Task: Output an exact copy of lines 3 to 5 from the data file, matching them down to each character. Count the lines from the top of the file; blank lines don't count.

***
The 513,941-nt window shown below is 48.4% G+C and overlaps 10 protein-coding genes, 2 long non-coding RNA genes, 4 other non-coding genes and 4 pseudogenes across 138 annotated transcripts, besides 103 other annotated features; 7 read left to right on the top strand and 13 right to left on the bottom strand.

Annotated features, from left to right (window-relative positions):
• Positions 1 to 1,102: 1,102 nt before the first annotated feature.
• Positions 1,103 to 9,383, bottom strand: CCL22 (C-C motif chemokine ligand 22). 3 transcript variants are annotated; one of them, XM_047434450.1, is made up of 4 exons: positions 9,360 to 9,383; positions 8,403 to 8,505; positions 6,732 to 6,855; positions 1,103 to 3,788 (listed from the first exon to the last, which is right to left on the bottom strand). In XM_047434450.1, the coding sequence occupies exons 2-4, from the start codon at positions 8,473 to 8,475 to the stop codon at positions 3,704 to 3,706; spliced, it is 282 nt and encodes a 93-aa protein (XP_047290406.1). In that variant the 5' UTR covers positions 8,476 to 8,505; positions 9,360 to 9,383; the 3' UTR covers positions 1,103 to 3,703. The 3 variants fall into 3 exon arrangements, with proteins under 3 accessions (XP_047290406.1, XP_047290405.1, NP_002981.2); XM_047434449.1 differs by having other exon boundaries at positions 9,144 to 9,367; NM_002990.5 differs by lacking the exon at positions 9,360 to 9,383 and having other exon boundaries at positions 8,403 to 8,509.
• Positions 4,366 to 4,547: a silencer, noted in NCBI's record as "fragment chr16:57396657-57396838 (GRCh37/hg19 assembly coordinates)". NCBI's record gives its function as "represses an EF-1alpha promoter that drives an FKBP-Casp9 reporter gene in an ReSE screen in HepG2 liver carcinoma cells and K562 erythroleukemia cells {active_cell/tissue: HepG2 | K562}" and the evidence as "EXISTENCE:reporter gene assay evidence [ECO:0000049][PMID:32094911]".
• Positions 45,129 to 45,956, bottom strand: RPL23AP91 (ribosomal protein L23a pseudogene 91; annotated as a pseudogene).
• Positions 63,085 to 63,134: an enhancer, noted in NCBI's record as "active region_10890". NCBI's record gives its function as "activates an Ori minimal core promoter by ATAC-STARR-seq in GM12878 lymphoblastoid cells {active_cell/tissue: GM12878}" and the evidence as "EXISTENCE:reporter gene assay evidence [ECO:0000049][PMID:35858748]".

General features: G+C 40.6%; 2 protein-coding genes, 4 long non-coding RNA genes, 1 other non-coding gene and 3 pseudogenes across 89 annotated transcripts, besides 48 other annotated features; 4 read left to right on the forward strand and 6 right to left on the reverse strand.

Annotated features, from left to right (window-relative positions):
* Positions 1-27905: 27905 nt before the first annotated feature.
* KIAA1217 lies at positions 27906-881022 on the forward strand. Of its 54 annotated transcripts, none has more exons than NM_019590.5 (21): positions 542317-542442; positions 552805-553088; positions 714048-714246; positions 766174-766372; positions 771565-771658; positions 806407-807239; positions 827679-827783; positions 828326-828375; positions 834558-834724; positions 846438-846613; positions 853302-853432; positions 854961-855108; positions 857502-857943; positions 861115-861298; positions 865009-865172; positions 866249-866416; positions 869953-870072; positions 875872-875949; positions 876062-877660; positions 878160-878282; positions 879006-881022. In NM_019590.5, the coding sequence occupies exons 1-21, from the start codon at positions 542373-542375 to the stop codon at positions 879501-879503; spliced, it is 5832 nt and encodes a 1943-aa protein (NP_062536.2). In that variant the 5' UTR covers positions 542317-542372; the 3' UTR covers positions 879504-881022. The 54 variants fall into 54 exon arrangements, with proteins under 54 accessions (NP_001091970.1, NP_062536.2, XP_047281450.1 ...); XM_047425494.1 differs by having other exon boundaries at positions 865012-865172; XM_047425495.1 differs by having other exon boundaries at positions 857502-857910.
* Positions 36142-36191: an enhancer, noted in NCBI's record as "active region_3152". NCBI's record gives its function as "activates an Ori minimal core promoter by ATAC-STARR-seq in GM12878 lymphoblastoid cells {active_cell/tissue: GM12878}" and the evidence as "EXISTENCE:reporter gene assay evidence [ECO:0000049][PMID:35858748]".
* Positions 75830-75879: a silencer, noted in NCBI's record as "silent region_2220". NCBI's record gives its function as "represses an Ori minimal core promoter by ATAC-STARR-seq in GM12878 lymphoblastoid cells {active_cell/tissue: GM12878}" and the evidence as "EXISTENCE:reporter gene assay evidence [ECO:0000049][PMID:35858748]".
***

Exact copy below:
• Positions 1 to 1,102: 1,102 nt before the first annotated feature.
• Positions 1,103 to 9,383, bottom strand: CCL22 (C-C motif chemokine ligand 22). 3 transcript variants are annotated; one of them, XM_047434450.1, is made up of 4 exons: positions 9,360 to 9,383; positions 8,403 to 8,505; positions 6,732 to 6,855; positions 1,103 to 3,788 (listed from the first exon to the last, which is right to left on the bottom strand). In XM_047434450.1, the coding sequence occupies exons 2-4, from the start codon at positions 8,473 to 8,475 to the stop codon at positions 3,704 to 3,706; spliced, it is 282 nt and encodes a 93-aa protein (XP_047290406.1). In that variant the 5' UTR covers positions 8,476 to 8,505; positions 9,360 to 9,383; the 3' UTR covers positions 1,103 to 3,703. The 3 variants fall into 3 exon arrangements, with proteins under 3 accessions (XP_047290406.1, XP_047290405.1, NP_002981.2); XM_047434449.1 differs by having other exon boundaries at positions 9,144 to 9,367; NM_002990.5 differs by lacking the exon at positions 9,360 to 9,383 and having other exon boundaries at positions 8,403 to 8,509.
• Positions 4,366 to 4,547: a silencer, noted in NCBI's record as "fragment chr16:57396657-57396838 (GRCh37/hg19 assembly coordinates)". NCBI's record gives its function as "represses an EF-1alpha promoter that drives an FKBP-Casp9 reporter gene in an ReSE screen in HepG2 liver carcinoma cells and K562 erythroleukemia cells {active_cell/tissue: HepG2 | K562}" and the evidence as "EXISTENCE:reporter gene assay evidence [ECO:0000049][PMID:32094911]".